Mids navigate modern times

Academy: Navy culture and tradition adjust from from the era of the pay phone and slide rule

March 10, 2000|By Laura Sullivan | Laura Sullivan,SUN STAFF

For almost a century, the most advanced technology in a midshipman's room at the Naval Academy was a clock. No stereos, no televisions. The school's 4,000 dorm rooms are still not wired for phones -- a testament to the institution's desire to minimize distractions.

This year, however, more students than ever arrived at the Naval Academy gates with cell phones. And their school-issued personal computers, equipped with the most advanced scholastic technology on the market, offer movies on digital video display (DVD) players, compact disc players with stereo surround sound and television on their in-house "TV tuner."

For the academy, long a bastion of austerity and rigidity, these luxuries are changing many traditions of the midshipman's life.

Where students once were limited to designated phone hours, forced to wait in line outside pay phone rooms to call family and friends, students now linger in dorm hallways and courtyards chatting on cell phones whenever they have a free moment.

The decades-old dorm "wardroom," open only to seniors and their guests and the only place to watch movies and television, is almost a relic, as seniors and lowerclassmen say they prefer to watch movies on their computers in their rooms. And the freshmen, or plebes, no longer have to relay messages between upperclassmen's rooms; some upperclassman say they would rather e-mail each other.

While professors and midshipmen say the computers are indispensable -- part of the academy's effort to stay competitive with the nation's best colleges -- academy officials acknowledge that the technology is fast making many century-old rules inadequate or obsolete.

"There's nothing in the [midshipmen regulation book] that I've ever seen that says anything about DVD players," Frederik Easterly, a first-classman, or senior, said with a smile. "The beauty of the computer is, we don't have to learn how to build a radio out of a toilet paper roll like John Poindexter did when he went here."

Easterly and several other midshipmen say that academics and other requirements are so demanding that most students don't have time to waste.

Yet the issue has brought the academy to an unusual juncture, a choice between tradition and technology, two elements that school officials have envisioned as being entwined.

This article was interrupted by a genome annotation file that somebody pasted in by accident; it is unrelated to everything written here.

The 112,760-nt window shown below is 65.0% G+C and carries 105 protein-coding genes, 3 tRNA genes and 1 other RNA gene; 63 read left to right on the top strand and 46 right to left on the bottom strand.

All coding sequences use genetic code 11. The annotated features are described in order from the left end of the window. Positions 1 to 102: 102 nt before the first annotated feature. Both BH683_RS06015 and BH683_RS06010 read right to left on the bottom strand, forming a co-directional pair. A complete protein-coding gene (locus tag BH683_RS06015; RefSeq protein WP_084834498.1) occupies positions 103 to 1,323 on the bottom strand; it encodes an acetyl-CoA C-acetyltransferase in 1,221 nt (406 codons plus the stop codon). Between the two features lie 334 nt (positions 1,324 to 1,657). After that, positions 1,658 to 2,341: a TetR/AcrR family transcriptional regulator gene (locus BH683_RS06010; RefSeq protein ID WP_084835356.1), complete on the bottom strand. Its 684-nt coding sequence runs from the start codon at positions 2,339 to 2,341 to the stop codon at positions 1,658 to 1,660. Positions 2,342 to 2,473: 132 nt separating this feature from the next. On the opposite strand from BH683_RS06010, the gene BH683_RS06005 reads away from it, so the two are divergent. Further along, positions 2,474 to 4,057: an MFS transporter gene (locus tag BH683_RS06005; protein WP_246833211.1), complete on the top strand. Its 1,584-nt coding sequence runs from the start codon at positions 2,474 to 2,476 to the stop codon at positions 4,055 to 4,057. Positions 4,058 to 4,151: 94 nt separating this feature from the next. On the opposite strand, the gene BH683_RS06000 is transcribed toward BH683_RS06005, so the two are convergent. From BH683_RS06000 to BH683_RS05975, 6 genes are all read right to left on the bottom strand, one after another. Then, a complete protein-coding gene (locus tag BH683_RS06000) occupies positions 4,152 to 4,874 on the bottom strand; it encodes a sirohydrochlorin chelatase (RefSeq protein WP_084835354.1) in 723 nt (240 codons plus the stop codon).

To many midshipmen and alumni, the rules, which stress academics and limit diversions, are the hallmark of a Naval Academy education. Generations of graduates bond over having endured "plebe year" -- a time when the school's freshmen are kept busy from 6 a.m. to 10 p.m. They are told when to study, eat, sleep and have "mandatory play."

And while attempting to adapt rules that did not anticipate portable phones and computers that convert to entertainment consoles, academy officials are struggling to define what is "entertainment" and what is "learning."

Administrators have banned plebes from using their computers for anything but schoolwork, and from using cell phones at all. But those rules are hard to police when headphones and a click of the mouse can disguise almost any computer activity. Some students know of midshipmen who have encrypted their computer's accessories, so administrators can't find them.

"They may be in there day-trading for all we know," said Capt. Brad Hanner, the 23rd company officer in charge of a group of 130 midshipmen. "But whether or not you can regulate this, you will find out at the end of the semester who's been doing what they've been told to do.

"It's a different environment from even just six or seven years ago when I was a midshipman. Sometimes compared to these kids I feel like I'm up here rubbing two sticks together."

Computers not only connect midshipmen to each other through e-mail and chat rooms -- they connect them directly to professors who answer questions online. Students can access libraries around the world for research. Some professors issue compact discs with homework assignments and quizzes to be returned in the same manner.

The school brings top Navy researchers to lecture via satellite from a research station in Missouri, provides real-time simulations of sea battles, and re-creates advanced science experiments that could not previously be performed in the classroom.

Many midshipmen no longer subscribe to newspapers to fulfill their current events quiz requirements, choosing to log on to the Internet for news instead.

"No one is suggesting they turn it off," said Professor Rae Jean Goodman, director of teaching and learning. "It is just far too valuable for learning. You can't keep them in a cave protected. It would only make them poor officers unable to lead because of their lack of knowledge and experience."

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